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Daniel Loeb, whose investment firm reportedly has a $1 billion stake in Disney, is pushing for The Mouse to give ESPN more flexibility and prioritize a Hulu-Disney+ combo before Comcast is obligated to sell its stake in Hulu.
August 15, 2022
Third Point, an investment firm run by Daniel Loeb, has taken a new stake in The Walt Disney Company and is urging the company's CEO to make a wave of changes, including spinning off ESPN and combining Hulu and the Disney+ streaming service.
In a letter to Disney CEO Bob Chapek, Loeb, whose stake in Disney is reportedly worth about $1 billion, also wants The Mouse to expand its board of directors.
Spinning off sports TV giant ESPN would give the unit "greater flexibility" and enable it "to pursue business initiatives that may be more difficult as part of Disney, such as sports betting," Loeb explained in the widely-reported letter. ESPN has been under pressure from cord-cutting and has attempted to counter the trend with its ESPN+ streaming service.
Figure 1: (Source: Jack Sullivan/Alamy Stock Photo)
Loeb is also pressuring Chapek and Disney to make "every attempt" to merge Hulu with Disney+ amid Comcast's pending option to sell its stake in Hulu to Disney. Disney controls Hulu, but a path has been set for Comcast to unwind its 33% stake in the streaming service in 2024.
"We believe that it would even be prudent for Disney to pay a modest premium to accelerate the integration," Loeb wrote. "We know this is a priority for you and hope there is a deal to be had before Comcast is contractually obligated to do so in about 18 months."
Loeb argued that a combination of Hulu and Disney+ will "provide significant cost and revenue synergies, ultimately reigniting growth in the domestic market."
Loeb founded Third Point in 1995 with a stated focus to seek and "identify situations where we anticipate a catalyst will unlock value."
Update: In a research note issued Tuesday, MoffettNathanson analyst Michael Nathanson reiterated a view that a spin-out of ESPN could make strategic sense, but the numbers might not add up. Among the reasons? ESPN is facing significant headwinds as pay-TV, driven by cord-cutting, continues to decline. He also believes it would be "financially dangerous" for Disney to divest ESPN and its other networks today, given the continued importance of ESPN's cash flow.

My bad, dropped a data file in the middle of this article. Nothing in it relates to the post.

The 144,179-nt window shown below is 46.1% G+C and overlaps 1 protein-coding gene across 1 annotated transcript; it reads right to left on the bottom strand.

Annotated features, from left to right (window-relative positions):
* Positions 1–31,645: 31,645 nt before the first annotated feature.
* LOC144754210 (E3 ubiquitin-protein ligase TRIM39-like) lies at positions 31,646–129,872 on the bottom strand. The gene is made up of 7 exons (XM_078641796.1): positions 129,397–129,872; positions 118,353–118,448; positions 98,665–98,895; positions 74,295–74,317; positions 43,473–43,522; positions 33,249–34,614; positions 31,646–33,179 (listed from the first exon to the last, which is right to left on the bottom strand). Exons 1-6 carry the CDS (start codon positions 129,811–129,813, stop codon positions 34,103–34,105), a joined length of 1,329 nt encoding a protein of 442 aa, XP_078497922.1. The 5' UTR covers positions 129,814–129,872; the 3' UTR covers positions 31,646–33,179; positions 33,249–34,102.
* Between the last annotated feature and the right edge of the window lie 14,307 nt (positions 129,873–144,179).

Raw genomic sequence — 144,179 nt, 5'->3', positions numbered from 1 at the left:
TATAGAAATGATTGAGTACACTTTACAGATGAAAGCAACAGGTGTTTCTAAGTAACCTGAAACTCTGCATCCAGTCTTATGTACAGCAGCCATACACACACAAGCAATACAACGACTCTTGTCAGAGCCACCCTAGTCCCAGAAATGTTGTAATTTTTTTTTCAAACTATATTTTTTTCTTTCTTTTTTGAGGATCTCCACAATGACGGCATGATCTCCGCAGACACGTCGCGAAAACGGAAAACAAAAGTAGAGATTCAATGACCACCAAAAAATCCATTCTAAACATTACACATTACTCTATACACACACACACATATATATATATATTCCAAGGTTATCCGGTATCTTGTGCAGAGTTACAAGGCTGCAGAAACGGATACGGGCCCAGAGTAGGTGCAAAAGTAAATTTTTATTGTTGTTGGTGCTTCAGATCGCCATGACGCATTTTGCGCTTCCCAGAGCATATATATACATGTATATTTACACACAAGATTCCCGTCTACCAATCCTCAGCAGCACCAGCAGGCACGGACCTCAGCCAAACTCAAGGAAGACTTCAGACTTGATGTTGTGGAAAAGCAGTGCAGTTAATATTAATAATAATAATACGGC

As for the suggested scenario with Hulu, Nathanson also questions whether that could be pulled off in Loeb's suggested timeframe. He notes that Hulu is likely valued to the $27.5 billion floor price Comcast and Disney previously agreed to, and Disney still needs to pay a minimum of $9 billion for Comcast's 33% stake.
"If Disney ends up paying a premium to acquire the stake earlier, this would further eat into the cash on hand for the company and, while advancing Disney’s ability to more fully integrate Hulu into Disney+ by a year, not change the longer-term dynamics for Disney’s domestic DTC operations, which have slowed dramatically," he wrote. Moreover, Nathanson's unsure that Comcast would be willing to give Disney the option to get a deal done ahead of its pending option to sell that stake in 2024.
Next phase of the streaming era is underway
Loeb's suggestion comes as Warner Bros. Discovery, formed from the merger of WarnerMedia and Discovery, pursues a plan to combine HBO Max and Discovery+. The idea is to create a global brand and a service that can appeal to a wider audience than the services can individually.
In response to Loeb's letter, Disney said: "We welcome the views of all our investors … As our third quarter results demonstrate, The Walt Disney Company continues to deliver strong financial results powered by world-class storytelling and our unique and highly valuable content creation and distribution ecosystem."
Disney's streaming business continues to tack on subscribers, even as big losses continue.
Disney+ added a better-than-expected 14.4 million subs in the company's fiscal third quarter, for a total of 152.1 million. Hulu's subscription video-on-demand service ended the period with 42.2 million subs, up from 39.1 million a year-ago, while its pay-TV offering ended the quarter with 4 million subs, up from 3.7 million a year earlier. ESPN+ ended the quarter with 22.8 million subs, up from 14.9 million in the year-ago quarter.
Disney's overall direct-to-consumer business posted quarterly revenues of $5.1 billion, up 19%, but was paired with an operating loss that climbed to $1.1 billion.
Disney, which has set a December 8 launch date for a new ad-supported version of Disney+, has held firm that it expects the Disney+ service to reach profitability by the end of the company's fiscal 2024.
— Jeff Baumgartner, Senior Editor, Light Reading
Senior Editor, Light Reading
Baumgartner also served as Site Editor for Light Reading Cable from 2007-2013. In between his two stints at Light Reading, he led tech coverage for Multichannel News and was a regular contributor to Broadcasting + Cable. Baumgartner was named to the 2018 class of the Cable TV Pioneers.
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